At the November 2, 2010 general election, the voters of Michigan will decide whether to call a constitutional convention to revise the 1963 Michigan Constitution. The question appears on the ballot automatically every 16 years as required by the Constitution. The Constitution provides that a convention would convene in Lansing on October 4, 2011. If the question is rejected, it will automatically appear on the ballot again in the year 2026.
The Citizens Research Council of Michigan takes no position on the question of calling a constitutional convention. It is hoped that examination of the matters identified in this paper will promote discussion of vital constitutional issues and assist citizens in deliberations on the question of calling a constitutional convention.
State government powers are expansive and shared among three branches of government: legislative, executive, and judicial. Judicial power resides with the courts. In Michigan, the judicial system is composed of a Supreme Court, a statewide court of appeals, county or multi-county circuit and probate courts, and county or municipal district courts. The 1963 Constitution created “one court of justice,” meaning that all courts are organized under the Supreme Court and operate under rules and procedures created by the Supreme Court. It is likely that a constitutional convention, should one be convened, would focus on the operations of the judicial system within that framework, including: court organization, the role of the county clerk in circuit courts, the selection of justices and judges, court rulemaking, the funding of trial courts, and continuance of the Judicial Tenure Commission.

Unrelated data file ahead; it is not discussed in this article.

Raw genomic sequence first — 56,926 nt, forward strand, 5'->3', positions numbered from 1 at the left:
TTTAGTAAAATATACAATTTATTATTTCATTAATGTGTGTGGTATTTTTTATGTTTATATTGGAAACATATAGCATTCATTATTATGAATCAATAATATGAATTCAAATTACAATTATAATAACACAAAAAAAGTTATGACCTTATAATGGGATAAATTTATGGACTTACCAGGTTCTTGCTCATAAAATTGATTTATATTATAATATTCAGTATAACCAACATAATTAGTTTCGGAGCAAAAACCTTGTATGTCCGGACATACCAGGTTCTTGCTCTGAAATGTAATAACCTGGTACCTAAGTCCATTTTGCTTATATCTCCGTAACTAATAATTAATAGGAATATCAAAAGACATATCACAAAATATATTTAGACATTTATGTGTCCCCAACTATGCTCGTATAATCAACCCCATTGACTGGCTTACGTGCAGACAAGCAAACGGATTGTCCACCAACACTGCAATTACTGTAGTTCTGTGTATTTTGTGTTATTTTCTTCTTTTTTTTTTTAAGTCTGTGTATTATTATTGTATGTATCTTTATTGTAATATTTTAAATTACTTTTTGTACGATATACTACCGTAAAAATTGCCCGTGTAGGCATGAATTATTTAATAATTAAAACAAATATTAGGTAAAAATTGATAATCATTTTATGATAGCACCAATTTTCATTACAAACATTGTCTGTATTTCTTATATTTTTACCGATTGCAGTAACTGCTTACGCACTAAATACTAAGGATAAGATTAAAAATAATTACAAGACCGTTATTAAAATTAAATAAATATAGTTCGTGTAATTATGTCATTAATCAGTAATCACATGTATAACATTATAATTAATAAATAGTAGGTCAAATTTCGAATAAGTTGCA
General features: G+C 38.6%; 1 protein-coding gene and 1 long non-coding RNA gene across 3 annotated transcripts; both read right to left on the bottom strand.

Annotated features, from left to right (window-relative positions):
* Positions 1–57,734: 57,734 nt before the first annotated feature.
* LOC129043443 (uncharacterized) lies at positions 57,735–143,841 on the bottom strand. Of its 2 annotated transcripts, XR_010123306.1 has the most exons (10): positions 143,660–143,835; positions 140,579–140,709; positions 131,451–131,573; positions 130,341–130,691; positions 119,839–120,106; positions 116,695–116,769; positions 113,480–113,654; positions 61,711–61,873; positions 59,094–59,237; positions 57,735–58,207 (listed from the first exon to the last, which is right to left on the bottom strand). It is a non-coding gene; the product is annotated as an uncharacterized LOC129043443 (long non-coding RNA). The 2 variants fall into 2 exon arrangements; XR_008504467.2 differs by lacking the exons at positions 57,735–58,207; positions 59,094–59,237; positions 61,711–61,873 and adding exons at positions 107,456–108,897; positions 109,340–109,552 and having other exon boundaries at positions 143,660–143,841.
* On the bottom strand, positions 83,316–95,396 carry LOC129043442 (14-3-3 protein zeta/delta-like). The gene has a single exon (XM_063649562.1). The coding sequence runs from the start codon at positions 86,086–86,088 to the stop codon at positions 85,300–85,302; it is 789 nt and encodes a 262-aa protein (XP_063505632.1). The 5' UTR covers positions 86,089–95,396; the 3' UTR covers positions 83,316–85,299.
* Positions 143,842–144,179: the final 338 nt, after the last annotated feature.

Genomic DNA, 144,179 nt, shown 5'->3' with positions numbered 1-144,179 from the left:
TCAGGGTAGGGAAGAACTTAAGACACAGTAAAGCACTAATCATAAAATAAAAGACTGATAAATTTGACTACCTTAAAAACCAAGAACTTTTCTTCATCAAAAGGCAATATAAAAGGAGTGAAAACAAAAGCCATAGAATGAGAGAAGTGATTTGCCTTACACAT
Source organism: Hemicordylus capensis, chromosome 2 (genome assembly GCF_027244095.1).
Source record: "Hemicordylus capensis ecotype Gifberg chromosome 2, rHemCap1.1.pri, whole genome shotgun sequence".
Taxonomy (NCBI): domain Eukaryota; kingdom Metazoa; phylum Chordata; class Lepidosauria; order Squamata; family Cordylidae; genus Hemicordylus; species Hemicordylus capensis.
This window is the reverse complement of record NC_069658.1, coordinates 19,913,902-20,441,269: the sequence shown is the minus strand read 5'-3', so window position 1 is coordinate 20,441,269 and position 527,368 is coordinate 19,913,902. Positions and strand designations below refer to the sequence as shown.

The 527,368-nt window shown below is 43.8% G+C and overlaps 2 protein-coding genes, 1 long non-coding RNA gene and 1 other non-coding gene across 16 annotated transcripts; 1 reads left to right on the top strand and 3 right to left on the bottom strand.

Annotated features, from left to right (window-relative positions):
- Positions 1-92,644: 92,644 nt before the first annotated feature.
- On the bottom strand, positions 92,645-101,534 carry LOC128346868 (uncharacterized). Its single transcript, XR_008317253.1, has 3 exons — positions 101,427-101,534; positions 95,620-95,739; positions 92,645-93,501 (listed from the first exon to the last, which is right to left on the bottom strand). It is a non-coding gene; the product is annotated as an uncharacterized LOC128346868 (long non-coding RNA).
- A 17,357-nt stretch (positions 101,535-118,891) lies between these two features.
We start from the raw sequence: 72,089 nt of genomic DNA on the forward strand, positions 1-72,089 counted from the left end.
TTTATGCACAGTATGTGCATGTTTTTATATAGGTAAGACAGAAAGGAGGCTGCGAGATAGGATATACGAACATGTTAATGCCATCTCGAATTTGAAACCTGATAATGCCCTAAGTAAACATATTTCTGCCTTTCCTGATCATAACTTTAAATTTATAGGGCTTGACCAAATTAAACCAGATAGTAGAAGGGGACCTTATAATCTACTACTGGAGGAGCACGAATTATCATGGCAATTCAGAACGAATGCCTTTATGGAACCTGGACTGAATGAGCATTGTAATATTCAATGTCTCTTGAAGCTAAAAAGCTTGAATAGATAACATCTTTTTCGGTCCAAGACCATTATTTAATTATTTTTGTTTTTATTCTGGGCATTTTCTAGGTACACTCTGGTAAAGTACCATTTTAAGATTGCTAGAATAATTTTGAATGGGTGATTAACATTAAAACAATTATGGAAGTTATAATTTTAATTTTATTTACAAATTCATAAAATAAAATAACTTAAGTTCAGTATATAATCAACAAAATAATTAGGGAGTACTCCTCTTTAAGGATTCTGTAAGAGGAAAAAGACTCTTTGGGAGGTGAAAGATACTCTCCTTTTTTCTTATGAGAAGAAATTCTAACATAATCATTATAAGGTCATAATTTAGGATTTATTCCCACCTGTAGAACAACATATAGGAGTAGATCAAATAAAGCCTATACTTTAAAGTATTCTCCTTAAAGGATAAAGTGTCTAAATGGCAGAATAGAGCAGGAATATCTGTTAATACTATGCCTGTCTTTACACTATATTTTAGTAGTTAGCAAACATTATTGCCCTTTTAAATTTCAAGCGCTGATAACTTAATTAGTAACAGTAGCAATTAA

Within the context of the separation of powers doctrine that characterizes Michigan’s state government, judicial power consists in general of the authority exercised by courts to interpret the law. The exercise of that authority generally is limited to specific cases and controversies brought before the courts for resolution by public and private parties and may involve significant questions of public policy or merely pedestrian questions that are of importance only to the parties of the case.
Courts derive their powers from the Constitution and laws by which they are established. Article VI, Section 1 declares the judicial power of the state
… is vested exclusively in one court of justice which shall be divided into one supreme court, one court of appeals, one trial court of general jurisdiction known as the circuit court, one probate court, and courts of limited jurisdiction that the legislature may establish by a two-thirds vote of the members elected to and serving in each house.
Article VI has been amended three times by means of legislative proposals. In 1968, the people adopted two separate constitutional amendments to 1) establish the Judicial Tenure Commission and 2) define the manner of filling judicial vacancies. In 1996, the Constitution was amended to establish qualifications for judicial offices.